Best US Cities for Hikers to Visit (or Live) for Primo Hiking 

Man with a backwards hat and a backpack looking over San Diego, one of the best US cities for hiking
The Best Cities in the US for Hikers & Backpackers

I had two must-haves when putting together this list of the best US cities for hikers: 1) larger, vibrant cities; and 2) close proximity to natural wonders. That’s my dream — to commune with nature by day, then wash off the trail dust in a big city spa before exploring the nightlife.

I looked for destination cities with well-known airports that have small trail towns nearby, areas you’d definitely want to visit and perhaps even live in. For me, that conjures memories of Portland, Denver, and Anchorage, where I’ve had so many great on- and off-the-beaten-path experiences.

Read on for details about top hiking cities and the natural attractions just beyond their city limits. I’ll recommend popular trails that range from slight elevation gains to long stair-stepper grades, with difficulty levels from family-friendly all the way up to pulse-pounding.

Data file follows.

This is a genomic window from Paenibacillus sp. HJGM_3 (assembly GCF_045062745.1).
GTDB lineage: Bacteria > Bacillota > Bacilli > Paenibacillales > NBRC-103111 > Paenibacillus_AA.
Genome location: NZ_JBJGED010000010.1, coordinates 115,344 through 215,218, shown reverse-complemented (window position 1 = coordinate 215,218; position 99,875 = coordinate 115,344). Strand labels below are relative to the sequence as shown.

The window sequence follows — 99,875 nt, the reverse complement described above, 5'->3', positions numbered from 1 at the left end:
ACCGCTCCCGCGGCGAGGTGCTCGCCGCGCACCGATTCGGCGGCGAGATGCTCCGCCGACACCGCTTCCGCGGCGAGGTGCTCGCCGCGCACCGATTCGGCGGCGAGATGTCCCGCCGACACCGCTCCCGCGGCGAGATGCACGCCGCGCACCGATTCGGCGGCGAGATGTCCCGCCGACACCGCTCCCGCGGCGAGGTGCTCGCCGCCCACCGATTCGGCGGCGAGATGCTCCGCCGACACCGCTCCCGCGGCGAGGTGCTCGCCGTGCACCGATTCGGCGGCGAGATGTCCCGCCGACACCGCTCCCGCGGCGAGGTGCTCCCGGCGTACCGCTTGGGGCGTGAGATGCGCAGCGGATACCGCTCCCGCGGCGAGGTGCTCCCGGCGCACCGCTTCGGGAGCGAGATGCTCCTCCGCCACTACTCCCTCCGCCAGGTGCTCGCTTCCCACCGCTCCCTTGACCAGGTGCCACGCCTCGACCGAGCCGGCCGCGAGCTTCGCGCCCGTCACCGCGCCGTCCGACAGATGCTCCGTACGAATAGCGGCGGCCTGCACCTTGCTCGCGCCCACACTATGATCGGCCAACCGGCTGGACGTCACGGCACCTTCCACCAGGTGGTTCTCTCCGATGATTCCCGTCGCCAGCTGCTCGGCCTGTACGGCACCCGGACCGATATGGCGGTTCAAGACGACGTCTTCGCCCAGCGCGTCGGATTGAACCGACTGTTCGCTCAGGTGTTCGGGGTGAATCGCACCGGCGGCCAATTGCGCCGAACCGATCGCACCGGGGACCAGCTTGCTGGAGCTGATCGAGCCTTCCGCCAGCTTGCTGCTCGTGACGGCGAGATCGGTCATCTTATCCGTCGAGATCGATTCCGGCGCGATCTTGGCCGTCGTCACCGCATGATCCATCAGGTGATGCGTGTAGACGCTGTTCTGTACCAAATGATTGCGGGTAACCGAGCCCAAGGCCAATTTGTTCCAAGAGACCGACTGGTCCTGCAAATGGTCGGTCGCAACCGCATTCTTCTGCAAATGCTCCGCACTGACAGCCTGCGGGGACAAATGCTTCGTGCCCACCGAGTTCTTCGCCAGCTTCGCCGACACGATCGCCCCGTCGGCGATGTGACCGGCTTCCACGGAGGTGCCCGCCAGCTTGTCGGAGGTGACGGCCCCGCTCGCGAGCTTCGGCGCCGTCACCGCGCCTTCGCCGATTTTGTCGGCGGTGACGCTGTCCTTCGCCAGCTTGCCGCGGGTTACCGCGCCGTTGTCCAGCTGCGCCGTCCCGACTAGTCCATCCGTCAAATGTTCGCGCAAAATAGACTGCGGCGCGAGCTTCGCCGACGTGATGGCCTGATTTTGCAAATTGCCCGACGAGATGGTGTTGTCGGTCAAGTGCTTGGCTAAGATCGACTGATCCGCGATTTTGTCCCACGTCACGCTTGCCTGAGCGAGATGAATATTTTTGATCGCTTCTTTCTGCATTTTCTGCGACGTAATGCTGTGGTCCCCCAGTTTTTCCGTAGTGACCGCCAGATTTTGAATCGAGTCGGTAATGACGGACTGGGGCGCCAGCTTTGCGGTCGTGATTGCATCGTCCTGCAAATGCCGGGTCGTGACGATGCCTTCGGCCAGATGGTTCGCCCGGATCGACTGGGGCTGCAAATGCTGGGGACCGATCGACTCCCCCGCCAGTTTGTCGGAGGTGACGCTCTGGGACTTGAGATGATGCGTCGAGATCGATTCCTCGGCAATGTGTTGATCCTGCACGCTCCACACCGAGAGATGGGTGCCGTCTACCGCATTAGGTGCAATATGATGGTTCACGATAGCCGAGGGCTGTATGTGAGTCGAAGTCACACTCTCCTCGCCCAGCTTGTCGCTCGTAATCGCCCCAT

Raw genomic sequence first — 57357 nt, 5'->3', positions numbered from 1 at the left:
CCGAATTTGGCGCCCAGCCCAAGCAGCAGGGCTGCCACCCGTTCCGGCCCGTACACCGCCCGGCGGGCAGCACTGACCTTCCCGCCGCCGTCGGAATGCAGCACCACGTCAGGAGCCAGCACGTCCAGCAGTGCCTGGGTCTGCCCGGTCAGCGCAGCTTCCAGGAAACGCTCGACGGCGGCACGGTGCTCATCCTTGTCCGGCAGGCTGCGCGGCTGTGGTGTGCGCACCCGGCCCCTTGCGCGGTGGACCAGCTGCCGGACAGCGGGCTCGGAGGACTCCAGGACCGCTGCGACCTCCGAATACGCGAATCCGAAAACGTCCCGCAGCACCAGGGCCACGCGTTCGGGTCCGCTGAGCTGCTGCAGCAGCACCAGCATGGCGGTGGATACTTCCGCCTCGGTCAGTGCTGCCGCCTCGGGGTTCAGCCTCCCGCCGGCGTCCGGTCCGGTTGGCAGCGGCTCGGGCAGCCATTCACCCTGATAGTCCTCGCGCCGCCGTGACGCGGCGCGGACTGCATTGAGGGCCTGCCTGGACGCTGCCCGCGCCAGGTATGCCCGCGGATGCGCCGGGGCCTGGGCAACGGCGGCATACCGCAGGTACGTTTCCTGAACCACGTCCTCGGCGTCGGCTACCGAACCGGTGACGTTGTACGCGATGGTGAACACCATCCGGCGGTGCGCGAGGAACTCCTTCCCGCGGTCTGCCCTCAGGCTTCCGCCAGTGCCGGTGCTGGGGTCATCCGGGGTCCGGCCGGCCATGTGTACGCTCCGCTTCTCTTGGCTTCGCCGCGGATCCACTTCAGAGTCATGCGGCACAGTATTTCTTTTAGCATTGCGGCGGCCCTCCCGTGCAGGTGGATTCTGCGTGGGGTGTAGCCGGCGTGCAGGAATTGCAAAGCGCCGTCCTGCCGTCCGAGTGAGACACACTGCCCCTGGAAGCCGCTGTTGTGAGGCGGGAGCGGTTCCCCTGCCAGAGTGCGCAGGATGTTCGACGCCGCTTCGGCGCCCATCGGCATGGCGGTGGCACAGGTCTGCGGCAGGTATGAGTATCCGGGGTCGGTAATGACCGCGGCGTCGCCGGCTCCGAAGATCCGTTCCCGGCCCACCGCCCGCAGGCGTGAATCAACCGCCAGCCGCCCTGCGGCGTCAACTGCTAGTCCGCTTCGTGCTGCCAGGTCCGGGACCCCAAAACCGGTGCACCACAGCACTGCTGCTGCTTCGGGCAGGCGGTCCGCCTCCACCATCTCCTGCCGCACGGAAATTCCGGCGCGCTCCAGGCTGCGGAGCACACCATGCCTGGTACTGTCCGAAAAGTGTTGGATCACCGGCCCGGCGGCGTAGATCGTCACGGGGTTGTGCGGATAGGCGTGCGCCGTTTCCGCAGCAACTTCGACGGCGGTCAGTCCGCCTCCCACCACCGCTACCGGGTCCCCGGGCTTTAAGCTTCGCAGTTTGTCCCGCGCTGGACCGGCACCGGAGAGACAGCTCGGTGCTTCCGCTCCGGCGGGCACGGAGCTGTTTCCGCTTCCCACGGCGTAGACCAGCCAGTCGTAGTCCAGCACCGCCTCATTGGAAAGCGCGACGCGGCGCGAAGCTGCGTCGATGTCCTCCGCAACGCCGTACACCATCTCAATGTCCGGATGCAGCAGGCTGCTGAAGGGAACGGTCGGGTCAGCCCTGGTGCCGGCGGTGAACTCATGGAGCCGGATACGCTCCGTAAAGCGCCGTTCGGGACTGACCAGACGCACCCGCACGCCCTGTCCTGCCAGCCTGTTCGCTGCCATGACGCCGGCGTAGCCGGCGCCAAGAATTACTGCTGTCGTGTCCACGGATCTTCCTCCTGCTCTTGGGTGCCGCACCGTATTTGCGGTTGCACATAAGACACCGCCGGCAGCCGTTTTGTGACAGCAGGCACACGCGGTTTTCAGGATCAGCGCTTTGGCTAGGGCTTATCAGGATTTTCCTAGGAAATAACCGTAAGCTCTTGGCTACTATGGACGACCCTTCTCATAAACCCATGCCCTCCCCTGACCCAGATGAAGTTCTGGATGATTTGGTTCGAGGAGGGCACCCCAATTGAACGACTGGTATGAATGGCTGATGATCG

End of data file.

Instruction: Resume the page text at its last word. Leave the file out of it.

These are my personally vetted top 15 best cities for hiking, no matter what you’re looking for — snowy peaks, lush valleys, desert solitude, or dense forest canopies. Nothing is ranked in this list; all these cities and areas are unique and delightful in their own ways.

Portland, Oregon

View of a reservoir, trees, and Portland, Oregon skyscape in the distance
Mt. Tabor Park near Portland, Orgeon

The City of Roses is a smorgasbord of hiking options, with deep river gorges, coastal mountains, and volcanic peaks all situated within a short drive. Mild weather year-round means getting outside is always an option, with enough variety that you won’t ever get bored.

My previous deep dive into Portland trails include the high alpine slopes of Mount Hood via Paradise Park, steep Columbia River Gorge trails like Dog Mountain, and relaxed strolls through the Wildwood Trail, the city’s crown jewel for exceptional urban hiking.

Famous for food carts and breweries, food lovers in Portland have an endless array of cheap, delicious, and diverse food to fuel up after crushing the day’s outing on nearby trails.